These four "Meditations" deal with, as has been noted in other reviews, a very diverse number of topics. Primarily, however (and apart from the scattered passages of philosophical interest), they are criticisms, or more accurately explanations, of culture. Although they deal with issues such as sholarship, literature, science, art, and of course philosophy, the recurring theme in all four is culture. What it is, what kind of culture is desirable, how culture comes about, etc. These discussions are found in each of the Meditations, some more fragmentary than in others.
These are some of Nietzsche's early writings and they reflect that fact. They are similar to "The Birth of Tragedy" to certain degrees in style and in content. They are not fully or even primarily philosophical works. Nietzsche is here still under the influence of Richard Wagner and Arthur Schopenhauer and although it can be seen that he is breaking away from those influences (for instance, the Meditation on Schopenhauer does not focus on Schopenhauer's actual philosophy as a source of education for Nietzsche so much as Schopenhauer the man, and the Meditation on Richard Wagner is not as strong and unified as the other Meditations are and it does not present a wholly flattering picture of Wagner, dwelling as it does on his psychology - it's tenor is not always one entirely of approval) he has not really begun his philosophizing yet.
The other way they show how early on in Nietzsche's career they are is in the writing itself. While "The Birth of Tragedy" had technical issues even ignoring the philological and philosophical concerns (as amazing a work in aesthetics and culture as it was), these four works do as well. Don't get me wrong, even in Nietzsche's first book his command of language shows itself and these are beautifully written pieces in their own right, but neither his first book nor the four Meditations can quite measure up, stylistically, to Nietzsche's later works like "Twilight of the Idols".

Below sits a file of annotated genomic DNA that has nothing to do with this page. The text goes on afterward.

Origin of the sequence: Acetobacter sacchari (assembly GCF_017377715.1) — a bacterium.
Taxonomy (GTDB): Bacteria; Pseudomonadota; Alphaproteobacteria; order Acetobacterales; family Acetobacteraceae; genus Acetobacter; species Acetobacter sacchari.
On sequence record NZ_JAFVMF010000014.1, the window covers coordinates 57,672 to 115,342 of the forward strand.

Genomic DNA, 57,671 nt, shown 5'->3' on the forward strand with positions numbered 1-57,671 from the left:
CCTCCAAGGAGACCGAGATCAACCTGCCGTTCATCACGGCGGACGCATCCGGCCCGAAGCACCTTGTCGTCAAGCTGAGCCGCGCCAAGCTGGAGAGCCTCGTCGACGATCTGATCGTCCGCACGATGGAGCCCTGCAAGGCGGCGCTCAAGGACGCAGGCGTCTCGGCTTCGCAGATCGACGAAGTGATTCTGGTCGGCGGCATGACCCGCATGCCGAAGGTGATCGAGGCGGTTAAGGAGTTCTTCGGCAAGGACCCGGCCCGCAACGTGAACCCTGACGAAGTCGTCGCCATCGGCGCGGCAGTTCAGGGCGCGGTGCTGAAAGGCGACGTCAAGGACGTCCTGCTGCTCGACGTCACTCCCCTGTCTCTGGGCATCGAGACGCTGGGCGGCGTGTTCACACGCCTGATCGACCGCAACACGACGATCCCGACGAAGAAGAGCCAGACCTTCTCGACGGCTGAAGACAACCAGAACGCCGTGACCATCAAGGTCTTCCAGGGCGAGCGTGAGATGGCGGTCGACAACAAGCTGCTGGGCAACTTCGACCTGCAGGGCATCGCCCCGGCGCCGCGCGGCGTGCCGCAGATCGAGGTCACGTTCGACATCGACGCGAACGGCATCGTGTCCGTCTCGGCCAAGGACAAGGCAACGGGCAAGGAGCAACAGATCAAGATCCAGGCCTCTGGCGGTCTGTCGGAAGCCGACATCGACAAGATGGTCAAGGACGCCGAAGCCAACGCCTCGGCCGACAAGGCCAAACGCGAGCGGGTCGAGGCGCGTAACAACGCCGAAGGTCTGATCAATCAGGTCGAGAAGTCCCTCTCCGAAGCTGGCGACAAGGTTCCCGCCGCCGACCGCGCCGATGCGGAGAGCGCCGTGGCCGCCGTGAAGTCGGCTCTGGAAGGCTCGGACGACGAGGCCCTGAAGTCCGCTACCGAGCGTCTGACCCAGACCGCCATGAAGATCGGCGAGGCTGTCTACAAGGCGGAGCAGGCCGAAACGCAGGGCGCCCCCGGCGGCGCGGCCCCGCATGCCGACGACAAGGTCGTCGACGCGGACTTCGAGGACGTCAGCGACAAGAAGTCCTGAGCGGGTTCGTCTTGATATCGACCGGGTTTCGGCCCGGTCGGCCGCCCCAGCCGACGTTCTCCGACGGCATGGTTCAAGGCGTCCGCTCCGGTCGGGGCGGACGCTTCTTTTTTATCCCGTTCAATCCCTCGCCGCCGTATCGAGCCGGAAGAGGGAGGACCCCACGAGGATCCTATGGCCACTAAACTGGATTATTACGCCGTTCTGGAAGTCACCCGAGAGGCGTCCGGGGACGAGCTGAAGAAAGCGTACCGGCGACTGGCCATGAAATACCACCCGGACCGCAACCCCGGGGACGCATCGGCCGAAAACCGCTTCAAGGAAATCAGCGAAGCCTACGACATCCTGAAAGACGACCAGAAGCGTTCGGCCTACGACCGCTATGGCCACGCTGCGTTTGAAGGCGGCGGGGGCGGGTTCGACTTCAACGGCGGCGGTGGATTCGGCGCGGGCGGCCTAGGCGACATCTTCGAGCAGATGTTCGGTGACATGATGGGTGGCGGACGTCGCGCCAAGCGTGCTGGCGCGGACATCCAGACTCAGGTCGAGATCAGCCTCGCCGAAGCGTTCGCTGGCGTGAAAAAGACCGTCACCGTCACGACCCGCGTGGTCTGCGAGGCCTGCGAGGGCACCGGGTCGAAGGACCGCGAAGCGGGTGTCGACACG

Still, the Meditations are interesting in their own right. "David Straus, the Confessor and the Writer" deals with a number of topics. One of these has to do with faith and doctrines of beliefs. Nietzsche, who used to enjoy reading Strauss's "Life of Jesus", blasts Strauss mercilessly (in a way that really hasn't changed if you happen to watch any TV at all) for putting up his own secular faith in place of religious faith and you can almost hear the unspoken words "Last Man" which Nietzsche would write so contemptuously of in "Thus Spoke Zarathustra". The fact that Strauss shared similar views on religion as such with Nietzsche mattered little. Strauss, in Nietzsche's opinion, tried to change the fundamental views of the world (from the supernatural to the material/deterministic) without drawing new conclusions from that. Basically, Strauss was viewed as one of those who saw Darwin and that which he stood for as of great benefit to mankind without realizing the kinds of change such a shift in worldview that implied. Essentially, Strauss represents the type (the Last Man) that has ultimately been victorious, in large parts of the world, over Nietzsche. The kind who shifts his superstitions to material science but keeps the Christian morality, or the Christian conclusions based on that premise (which, because of the shift from afterworld to this world, is no longer a valid premise).